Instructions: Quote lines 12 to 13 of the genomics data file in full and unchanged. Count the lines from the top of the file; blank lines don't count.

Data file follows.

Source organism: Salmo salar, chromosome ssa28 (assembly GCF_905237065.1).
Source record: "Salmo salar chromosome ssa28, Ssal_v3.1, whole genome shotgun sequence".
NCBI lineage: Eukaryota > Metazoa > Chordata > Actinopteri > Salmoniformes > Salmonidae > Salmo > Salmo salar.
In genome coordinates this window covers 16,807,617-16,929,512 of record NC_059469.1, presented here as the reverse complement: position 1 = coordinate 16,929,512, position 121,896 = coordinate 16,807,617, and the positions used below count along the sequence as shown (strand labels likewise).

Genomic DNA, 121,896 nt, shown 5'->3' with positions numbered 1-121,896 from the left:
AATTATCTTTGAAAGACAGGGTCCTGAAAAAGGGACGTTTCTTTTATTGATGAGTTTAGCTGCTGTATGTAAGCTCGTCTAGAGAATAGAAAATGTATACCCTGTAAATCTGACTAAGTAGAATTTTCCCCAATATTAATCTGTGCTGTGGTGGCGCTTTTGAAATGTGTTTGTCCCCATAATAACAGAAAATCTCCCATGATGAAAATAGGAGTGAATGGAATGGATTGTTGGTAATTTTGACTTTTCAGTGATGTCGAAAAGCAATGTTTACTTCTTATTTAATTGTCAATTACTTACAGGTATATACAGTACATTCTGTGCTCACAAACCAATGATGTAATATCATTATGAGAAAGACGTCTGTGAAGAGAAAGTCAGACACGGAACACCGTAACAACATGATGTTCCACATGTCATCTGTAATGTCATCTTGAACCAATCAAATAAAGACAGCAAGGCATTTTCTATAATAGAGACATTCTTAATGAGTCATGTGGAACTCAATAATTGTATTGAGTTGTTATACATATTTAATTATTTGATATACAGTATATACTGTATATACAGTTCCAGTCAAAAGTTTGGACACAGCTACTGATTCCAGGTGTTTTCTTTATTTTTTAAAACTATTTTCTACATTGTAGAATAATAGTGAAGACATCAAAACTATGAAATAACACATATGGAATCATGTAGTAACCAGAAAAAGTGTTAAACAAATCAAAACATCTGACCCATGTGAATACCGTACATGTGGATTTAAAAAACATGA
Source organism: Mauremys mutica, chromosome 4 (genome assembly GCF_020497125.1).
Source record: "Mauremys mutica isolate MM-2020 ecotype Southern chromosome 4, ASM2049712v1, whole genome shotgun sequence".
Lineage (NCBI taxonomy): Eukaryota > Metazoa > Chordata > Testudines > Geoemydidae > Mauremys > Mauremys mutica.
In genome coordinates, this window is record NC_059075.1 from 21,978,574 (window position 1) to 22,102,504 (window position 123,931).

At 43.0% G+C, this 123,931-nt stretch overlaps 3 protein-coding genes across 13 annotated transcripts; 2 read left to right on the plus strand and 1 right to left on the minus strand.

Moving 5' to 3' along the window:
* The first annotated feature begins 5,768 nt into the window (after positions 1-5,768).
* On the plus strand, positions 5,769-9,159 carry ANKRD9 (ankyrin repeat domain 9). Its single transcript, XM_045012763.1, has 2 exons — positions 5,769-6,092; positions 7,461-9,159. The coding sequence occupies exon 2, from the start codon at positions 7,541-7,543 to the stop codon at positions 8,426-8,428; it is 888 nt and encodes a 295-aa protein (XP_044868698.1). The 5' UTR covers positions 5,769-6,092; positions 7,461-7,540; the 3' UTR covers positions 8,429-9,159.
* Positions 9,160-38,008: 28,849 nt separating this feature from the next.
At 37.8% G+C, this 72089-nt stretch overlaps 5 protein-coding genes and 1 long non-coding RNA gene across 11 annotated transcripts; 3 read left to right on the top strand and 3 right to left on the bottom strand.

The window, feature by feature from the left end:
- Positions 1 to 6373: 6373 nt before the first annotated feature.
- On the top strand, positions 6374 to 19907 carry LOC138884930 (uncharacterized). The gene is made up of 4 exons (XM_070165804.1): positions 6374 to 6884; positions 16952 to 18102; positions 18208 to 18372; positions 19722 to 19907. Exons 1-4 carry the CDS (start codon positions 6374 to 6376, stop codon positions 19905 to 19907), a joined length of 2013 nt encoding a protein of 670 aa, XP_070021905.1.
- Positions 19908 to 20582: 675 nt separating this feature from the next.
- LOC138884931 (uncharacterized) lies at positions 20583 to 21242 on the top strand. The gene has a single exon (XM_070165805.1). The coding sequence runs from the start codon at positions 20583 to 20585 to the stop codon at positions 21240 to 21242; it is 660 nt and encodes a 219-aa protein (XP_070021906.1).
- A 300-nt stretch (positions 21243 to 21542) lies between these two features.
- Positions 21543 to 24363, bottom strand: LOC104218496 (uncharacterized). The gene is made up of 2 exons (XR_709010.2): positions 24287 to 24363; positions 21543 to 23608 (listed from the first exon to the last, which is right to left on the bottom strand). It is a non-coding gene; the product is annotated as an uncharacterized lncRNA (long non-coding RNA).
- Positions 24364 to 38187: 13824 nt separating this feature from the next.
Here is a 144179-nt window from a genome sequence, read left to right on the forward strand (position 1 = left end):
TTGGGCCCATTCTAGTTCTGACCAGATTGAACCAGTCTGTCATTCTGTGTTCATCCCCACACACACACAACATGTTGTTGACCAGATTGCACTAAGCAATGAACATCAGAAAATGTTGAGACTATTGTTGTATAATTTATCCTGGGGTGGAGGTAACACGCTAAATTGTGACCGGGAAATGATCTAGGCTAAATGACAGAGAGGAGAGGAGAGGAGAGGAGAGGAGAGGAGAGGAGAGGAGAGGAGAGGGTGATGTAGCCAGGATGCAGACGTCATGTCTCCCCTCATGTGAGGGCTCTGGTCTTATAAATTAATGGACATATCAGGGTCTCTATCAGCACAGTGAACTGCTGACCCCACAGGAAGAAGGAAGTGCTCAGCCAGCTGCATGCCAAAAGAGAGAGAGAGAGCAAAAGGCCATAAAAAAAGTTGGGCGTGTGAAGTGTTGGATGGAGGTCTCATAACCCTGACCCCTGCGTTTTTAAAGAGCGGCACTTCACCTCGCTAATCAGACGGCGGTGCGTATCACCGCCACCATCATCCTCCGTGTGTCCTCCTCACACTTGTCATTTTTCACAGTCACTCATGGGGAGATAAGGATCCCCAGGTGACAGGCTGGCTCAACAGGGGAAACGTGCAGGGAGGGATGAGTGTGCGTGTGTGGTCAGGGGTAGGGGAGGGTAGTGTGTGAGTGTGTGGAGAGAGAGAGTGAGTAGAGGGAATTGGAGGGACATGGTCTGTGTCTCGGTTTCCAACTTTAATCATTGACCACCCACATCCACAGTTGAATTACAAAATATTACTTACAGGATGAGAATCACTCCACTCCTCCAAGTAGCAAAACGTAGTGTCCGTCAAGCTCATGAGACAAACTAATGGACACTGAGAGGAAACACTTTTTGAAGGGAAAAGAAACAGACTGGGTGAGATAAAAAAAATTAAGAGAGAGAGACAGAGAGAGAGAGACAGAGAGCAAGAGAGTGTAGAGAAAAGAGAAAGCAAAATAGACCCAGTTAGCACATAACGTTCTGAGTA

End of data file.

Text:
Moving 5' to 3' along the window:
* The first annotated feature begins 5,768 nt into the window (after positions 1-5,768).